the quality or condition of being probable; likelihood; a probable situation, condition or event; the likelihood that a given event will occur (a great probability of rain this evening); probability means more likely to occur than a possibility; probability exists in normal realm of space time in which we live, probability exists inside this space time realm; probability is closer to physicalness (the ego world), deals with matter; probability is always greater than zero; deals with numbers in the everyday world (probability of a person passing on, as used by insurance companies; probability that a coin flipped will turn up heads); probability deals with what is believed to be randomness
compare possibilities

in all probability.idiom
most probably; very likely

pounce, pounced, pouncing, pounces.verbs
intransitive verb use.to spring or swoop with intent to seize someone or something (a cat that pounced on a mouse; watched the falcon pounce on a meal it had in sight); to attack suddenly (a colleague who pounced on me because of a mistake in my report); to seize something swiftly and eagerly (pounce on an opportunity)
transitive verb use.to seize with or as if with talons
the act or an instance of pouncing

a crystalline organic base, C4H4N2, that is the parent substance of various biologically important derivatives; any of several basic compounds derived from or structurally related to pyrimidine, especially the nucleic acid constituents uracil, cytosine and thymine

love of learning, from Greek, from philologos, fond of learning or of words; literary study or classical scholarship; see historical linguistics

poky.also.pokey, pokier, pokiest.adjectives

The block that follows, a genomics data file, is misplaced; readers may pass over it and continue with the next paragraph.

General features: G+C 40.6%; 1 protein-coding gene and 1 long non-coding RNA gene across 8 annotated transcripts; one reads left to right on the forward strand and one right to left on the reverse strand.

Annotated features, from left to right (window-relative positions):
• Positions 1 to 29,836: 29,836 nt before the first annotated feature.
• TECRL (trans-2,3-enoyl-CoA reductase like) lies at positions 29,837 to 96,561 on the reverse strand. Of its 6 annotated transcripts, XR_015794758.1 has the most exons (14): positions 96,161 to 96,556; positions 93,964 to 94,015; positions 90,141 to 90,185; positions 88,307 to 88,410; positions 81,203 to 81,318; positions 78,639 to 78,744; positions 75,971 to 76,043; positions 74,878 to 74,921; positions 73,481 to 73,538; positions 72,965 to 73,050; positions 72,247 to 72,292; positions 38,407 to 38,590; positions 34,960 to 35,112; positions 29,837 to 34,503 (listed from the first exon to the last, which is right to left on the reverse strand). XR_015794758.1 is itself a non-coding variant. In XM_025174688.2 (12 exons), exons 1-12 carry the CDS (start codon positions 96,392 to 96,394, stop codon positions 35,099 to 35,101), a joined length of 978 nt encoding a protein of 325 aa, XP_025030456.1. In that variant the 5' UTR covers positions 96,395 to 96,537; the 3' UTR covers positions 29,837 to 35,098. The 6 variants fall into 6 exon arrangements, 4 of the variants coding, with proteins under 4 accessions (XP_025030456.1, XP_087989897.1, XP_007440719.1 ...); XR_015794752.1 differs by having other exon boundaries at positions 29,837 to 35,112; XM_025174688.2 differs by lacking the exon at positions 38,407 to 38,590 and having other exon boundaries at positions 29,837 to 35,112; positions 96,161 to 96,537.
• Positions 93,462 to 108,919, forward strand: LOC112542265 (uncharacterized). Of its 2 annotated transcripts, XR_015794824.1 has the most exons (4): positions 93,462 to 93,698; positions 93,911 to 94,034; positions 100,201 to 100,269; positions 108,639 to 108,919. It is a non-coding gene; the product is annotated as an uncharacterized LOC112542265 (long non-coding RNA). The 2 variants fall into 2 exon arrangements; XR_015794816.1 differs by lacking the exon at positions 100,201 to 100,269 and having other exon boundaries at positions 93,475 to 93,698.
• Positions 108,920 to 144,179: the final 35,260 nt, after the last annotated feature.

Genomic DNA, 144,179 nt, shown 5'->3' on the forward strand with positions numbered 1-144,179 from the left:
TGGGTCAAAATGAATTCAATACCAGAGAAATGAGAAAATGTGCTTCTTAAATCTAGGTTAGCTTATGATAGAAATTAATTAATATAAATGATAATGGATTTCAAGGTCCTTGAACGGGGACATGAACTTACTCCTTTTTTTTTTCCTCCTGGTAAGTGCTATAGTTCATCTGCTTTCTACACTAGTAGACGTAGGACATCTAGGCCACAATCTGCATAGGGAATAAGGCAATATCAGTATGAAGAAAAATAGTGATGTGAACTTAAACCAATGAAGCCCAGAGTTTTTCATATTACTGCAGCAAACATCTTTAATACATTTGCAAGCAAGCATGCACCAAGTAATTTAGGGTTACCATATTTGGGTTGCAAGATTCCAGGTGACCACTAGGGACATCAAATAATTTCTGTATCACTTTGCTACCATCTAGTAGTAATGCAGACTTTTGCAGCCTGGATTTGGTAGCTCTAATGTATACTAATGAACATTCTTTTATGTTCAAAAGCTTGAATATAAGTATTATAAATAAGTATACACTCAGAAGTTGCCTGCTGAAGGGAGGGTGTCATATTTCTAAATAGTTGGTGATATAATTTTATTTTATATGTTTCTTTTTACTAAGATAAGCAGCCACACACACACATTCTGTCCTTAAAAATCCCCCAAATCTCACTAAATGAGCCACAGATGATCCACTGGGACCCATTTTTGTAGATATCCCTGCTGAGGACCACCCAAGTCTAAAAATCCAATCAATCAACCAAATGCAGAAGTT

frumpish; shabby (always wearing those poky old clothes); small and cramped (a poky apartment); dawdling; slow (a lazy, poky person)

poke, poked, poking, pokes.verbs
transitive verb use.to push or jab at, as with a finger or an arm; prod; to make a hole or pathway, for example, by or as if by prodding, elbowing or jabbing (I poked my way to the front of the crowd); to push; thrust (a seal poked its head out of the water); to stir a fire by prodding the wood or coal with a poker or stick); to strike; punch
intransitive verb use.to make thrusts or jabs, as with a stick or poker; to pry or meddle; intrude (poking into another's business); to search or look curiously in a desultory manner (poked about in the desk); to proceed in a slow or lazy manner; putter (just poked my head in to see how you are doing); to appear (the child's head poked from under the blankets)
a push, thrust or jab; a punch or blow with the fist (a poke in the jaw)
poke fun at.idiom
to ridicule in a mischievous.manner; tease
a jail or prison
one that pokes, especially a metal rod used to stir a fire

any of various card games played by two or more players who bet on the value of their hands, that is, the cards they are holding
poker face.noun,.plural.poker faces
a face lacking any interpretable.expression, as that of an expert poker player
poker faced.adjective